When painting a woodworking project, one of the most frustrating problems that can occur is when you have a paint drip that you don't catch in time to fix. Paint drips are usually caused by applying too much paint to your project at one time, typically from an overloaded paint brush. The good news is, you can fix paint drips even after the paint has dried, but of course it's easier while the paint is still wet.
If the Paint Is Still Wet
If you catch the dripping paint while the paint is still relatively wet, you can probably brush out the drip. The trick is to make the brush strokes in the same direction that you used for the surrounding area. Don't try to knock down the drip by brushing in the opposite direction, as this will likely create unsightly cross-strokes that will be equally difficult to remove. Try a few brush strokes and see what happens: if this has little effect on the drip or if the paint feels tacky, stop brushing; the paint is too dry and any additional brushing may cause more of a problem than if you had left it alone.
If the Paint Has Dried
Often it's best to let a paint drip (and the surrounding area) dry completely before trying to remedy the problem. It's important to let the paint dry completely before tackling the drip. If you don't the paint can peel up when you try to scrape or sand it.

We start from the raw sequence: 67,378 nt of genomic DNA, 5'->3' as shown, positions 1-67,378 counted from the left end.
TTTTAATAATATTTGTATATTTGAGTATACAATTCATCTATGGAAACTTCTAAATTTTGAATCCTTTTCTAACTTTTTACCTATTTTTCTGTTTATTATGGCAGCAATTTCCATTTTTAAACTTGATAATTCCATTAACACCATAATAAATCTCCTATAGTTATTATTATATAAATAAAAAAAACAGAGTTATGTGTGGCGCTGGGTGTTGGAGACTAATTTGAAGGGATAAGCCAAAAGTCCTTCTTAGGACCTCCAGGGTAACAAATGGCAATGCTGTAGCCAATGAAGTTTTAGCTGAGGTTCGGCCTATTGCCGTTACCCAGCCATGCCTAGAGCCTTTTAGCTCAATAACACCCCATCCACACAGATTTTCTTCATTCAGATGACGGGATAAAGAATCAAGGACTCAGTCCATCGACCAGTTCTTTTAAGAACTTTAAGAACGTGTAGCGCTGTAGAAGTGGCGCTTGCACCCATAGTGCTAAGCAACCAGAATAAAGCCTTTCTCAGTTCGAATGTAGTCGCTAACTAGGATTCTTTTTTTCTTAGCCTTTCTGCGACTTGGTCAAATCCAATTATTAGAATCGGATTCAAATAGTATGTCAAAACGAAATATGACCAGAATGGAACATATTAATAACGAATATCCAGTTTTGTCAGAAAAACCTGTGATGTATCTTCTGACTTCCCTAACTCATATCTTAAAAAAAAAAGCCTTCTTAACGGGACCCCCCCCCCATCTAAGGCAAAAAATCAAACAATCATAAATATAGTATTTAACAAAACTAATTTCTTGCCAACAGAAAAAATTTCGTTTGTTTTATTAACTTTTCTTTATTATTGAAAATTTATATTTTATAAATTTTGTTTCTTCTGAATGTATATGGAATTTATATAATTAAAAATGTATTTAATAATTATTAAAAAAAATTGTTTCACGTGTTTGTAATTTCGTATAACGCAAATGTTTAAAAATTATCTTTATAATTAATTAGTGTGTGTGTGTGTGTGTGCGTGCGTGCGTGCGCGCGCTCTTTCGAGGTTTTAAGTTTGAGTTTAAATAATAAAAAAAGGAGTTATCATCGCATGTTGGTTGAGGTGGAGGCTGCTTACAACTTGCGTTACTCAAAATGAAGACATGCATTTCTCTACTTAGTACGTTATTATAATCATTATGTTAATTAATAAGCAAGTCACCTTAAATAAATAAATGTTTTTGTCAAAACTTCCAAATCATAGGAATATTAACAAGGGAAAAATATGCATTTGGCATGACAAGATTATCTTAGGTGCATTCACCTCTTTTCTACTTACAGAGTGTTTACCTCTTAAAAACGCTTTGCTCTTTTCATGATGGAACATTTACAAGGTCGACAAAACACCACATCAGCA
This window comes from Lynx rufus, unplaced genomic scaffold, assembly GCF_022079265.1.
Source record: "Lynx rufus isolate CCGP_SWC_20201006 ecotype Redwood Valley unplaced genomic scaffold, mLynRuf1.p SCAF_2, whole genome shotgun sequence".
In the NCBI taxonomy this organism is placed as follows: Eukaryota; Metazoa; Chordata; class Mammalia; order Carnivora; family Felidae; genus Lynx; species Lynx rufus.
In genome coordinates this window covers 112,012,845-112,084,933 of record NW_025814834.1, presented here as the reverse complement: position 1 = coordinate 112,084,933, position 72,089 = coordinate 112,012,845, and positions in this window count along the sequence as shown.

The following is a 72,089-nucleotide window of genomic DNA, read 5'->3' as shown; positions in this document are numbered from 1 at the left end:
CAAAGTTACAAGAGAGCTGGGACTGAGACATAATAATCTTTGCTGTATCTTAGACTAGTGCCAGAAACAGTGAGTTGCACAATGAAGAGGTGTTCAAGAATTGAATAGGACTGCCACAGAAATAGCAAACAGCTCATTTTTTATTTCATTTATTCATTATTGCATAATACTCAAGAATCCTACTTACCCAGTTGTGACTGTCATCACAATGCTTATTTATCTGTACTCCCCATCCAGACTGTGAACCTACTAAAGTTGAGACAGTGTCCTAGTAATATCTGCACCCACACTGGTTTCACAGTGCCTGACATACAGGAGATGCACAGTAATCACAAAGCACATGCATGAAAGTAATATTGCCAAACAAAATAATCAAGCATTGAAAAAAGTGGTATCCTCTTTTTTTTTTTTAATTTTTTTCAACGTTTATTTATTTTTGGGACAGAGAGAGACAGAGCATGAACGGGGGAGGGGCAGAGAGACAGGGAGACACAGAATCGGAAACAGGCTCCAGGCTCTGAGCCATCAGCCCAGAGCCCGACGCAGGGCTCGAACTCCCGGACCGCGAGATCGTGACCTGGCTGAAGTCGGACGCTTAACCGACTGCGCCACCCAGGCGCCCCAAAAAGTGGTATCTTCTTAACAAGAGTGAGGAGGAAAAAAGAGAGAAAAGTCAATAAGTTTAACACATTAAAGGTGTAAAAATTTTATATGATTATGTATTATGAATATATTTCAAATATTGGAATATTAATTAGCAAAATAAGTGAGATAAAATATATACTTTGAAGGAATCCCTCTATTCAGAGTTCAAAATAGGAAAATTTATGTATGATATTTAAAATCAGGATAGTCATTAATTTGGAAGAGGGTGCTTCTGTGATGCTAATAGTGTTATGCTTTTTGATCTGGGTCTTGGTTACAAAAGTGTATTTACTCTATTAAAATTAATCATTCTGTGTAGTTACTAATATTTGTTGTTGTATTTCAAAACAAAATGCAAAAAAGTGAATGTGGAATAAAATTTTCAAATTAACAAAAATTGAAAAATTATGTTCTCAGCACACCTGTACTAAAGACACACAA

A paint drip creates a raised area that is highlighted by the paint's shininess. Therefore, the first step is to cut down or sand the raised area. Start by lightly scraping down the drip with a clean scraper, razor blade, or 5-in-1 tool. The less you can disturb the surrounding area the better.
After you've removed the raised portion of the drip, try sanding out the remaining blemish with 220-grit sandpaper.
Sand only in the direction of the drip. If you try to sand back and forth, the paint will tend to gum up or flake away, and you'll have a bigger blemish. Take care to sand only the drip, avoiding the surrounding paint.
Once you're satisfied that the drip has been addressed as best you can apply another topcoat or two of paint, and the blemish should be barely noticeable.
A More Extreme Fix
If you've scraped and sanded and there's a recessed area where the drip was, or there's any other damage due to your repair efforts, you can fill the area with a glazing putty, such as Bondo. Spread on the putty with a putty knife, then scrape off the excess with a small drywall knife or taping knife. Let the putty dry, then sand as directed. It's a good idea to prime the puttied area to prevent problems with the topcoat; sometimes paint can end up with pinholes if it is applied directly over putty without primer.